FOR IMMEDIATE RELEASE
Washington D.C. — The Securities and Exchange Commission today charged a former Equifax manager with insider trading in advance of the company’s September 2017 announcement of a massive data breach that exposed Social Security numbers and other personal information of approximately 148 million U.S. customers. This is the second case the SEC has filed arising from the Equifax data breach. In March, the former chief information officer of Equifax’s U.S. business unit was charged with insider trading.
In a complaint filed in federal court in Atlanta today, the SEC charged that Equifax software engineering manager Sudhakar Reddy Bonthu traded on confidential information he received while creating a website for consumers impacted by a data breach.
According to the complaint, Bonthu was told the work was being done for an unnamed potential client, but based on information he received, he concluded that Equifax itself was the victim of the breach. The SEC alleges that Bonthu violated company policy when he traded on the non-public information by purchasing Equifax put options. Less than a week later, after Equifax publicly announced the data breach and its stock declined nearly 14 percent, Bonthu sold the put options and netted more than $75,000, a return of more than 3,500 percent on his initial investment.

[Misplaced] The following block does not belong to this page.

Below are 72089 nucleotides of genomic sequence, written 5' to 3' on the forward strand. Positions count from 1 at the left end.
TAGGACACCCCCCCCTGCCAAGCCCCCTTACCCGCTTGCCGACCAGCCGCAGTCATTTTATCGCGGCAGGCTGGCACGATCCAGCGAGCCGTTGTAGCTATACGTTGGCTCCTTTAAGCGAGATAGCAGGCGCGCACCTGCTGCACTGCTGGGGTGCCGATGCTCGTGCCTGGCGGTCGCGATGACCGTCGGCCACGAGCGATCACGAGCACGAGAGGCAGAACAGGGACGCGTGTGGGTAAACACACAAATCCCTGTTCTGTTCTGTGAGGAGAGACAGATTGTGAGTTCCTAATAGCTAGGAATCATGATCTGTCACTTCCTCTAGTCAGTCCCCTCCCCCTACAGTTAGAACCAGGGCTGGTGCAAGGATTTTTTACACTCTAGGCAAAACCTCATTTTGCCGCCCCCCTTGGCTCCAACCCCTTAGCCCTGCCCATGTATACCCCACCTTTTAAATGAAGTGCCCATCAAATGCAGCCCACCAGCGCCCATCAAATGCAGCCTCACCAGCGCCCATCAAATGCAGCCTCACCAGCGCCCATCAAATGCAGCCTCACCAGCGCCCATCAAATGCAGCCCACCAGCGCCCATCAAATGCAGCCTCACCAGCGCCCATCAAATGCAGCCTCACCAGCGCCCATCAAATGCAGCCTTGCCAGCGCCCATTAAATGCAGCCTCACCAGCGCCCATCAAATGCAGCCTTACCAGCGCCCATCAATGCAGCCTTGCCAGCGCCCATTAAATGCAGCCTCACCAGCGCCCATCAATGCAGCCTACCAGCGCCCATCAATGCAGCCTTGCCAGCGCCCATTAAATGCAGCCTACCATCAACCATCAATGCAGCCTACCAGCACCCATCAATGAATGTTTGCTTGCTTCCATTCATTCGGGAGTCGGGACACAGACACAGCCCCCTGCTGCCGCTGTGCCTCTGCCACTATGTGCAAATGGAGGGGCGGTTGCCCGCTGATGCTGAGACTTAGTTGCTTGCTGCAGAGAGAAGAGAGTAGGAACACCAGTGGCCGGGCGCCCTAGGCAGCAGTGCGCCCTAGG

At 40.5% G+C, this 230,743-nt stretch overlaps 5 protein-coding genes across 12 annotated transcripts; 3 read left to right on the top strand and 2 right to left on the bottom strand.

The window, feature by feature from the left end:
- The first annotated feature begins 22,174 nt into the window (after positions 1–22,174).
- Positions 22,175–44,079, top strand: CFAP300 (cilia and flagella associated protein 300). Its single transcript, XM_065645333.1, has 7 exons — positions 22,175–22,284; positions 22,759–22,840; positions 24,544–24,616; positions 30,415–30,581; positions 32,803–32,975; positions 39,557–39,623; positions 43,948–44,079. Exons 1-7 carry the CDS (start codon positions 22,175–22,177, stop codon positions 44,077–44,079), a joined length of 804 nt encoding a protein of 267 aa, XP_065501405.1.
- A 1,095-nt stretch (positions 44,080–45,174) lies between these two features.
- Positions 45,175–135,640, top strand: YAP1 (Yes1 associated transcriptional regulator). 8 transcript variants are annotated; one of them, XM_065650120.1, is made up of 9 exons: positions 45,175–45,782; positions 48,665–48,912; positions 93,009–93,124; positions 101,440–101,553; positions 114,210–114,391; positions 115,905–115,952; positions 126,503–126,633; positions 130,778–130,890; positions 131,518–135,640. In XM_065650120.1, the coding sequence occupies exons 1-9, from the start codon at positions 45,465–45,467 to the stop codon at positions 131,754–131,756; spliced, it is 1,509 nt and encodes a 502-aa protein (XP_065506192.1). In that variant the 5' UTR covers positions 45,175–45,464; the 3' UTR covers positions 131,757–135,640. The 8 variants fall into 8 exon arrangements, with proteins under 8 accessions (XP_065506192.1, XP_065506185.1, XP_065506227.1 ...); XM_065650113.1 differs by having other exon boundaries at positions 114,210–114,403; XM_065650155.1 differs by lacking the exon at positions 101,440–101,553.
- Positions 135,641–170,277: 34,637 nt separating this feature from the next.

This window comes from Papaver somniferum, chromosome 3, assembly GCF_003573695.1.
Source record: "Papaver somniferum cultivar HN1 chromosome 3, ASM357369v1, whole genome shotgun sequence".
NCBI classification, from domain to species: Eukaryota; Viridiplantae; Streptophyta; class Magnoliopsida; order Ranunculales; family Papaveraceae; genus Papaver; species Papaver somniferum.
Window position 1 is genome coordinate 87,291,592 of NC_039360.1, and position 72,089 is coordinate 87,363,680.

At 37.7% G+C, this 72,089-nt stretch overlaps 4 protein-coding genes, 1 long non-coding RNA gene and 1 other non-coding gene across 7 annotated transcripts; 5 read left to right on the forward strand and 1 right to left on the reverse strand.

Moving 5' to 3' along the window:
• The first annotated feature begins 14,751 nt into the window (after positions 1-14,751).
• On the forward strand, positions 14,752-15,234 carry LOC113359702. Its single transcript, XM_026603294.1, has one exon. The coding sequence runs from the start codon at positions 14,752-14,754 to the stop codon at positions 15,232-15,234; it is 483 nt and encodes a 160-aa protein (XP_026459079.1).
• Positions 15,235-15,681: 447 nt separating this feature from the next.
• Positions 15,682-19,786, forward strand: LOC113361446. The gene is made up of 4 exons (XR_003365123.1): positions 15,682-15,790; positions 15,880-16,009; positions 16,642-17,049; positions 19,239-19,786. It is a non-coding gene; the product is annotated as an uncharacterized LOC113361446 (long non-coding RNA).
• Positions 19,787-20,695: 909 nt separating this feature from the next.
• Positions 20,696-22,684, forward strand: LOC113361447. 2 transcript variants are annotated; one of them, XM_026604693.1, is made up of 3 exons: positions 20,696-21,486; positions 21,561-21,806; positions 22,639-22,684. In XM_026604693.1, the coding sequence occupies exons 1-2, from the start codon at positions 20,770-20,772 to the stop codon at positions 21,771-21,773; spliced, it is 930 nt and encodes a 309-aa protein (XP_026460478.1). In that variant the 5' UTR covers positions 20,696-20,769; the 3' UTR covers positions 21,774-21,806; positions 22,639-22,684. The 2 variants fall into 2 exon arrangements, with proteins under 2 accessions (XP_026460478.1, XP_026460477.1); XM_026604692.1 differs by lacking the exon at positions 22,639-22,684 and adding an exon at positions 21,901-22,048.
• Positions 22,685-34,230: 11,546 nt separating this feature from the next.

Bonthu, 44, was terminated from Equifax in March after refusing to cooperate with an internal investigation into whether he had violated the company’s insider trading policy.
“As we allege, Bonthu, who was entrusted with confidential information by his employer, misused that information to conclude that his company had suffered a massive data breach and then sought to illegally profit,” said Richard R. Best, Director of the SEC’s Atlanta Regional Office. “Corporate insiders simply cannot abuse their access to sensitive information and illegally enrich themselves.”
In a parallel proceeding, the U.S. Attorney’s Office for the Northern District of Georgia filed criminal charges against Bonthu.
To settle the SEC’s civil charges, Bonthu has agreed to a permanent injunction and to return his allegedly ill-gotten gains plus interest. The settlement is subject to court approval.
The SEC’s investigation, which is continuing, has been conducted by Elizabeth Skola and Justin Jeffries. The litigation is being led by Shawn Murnahan and Graham Loomis. The SEC appreciates the assistance of the U.S. Attorney’s Office for the Northern District of Georgia, Federal Bureau of Investigation, and Financial Industry Regulatory Authority.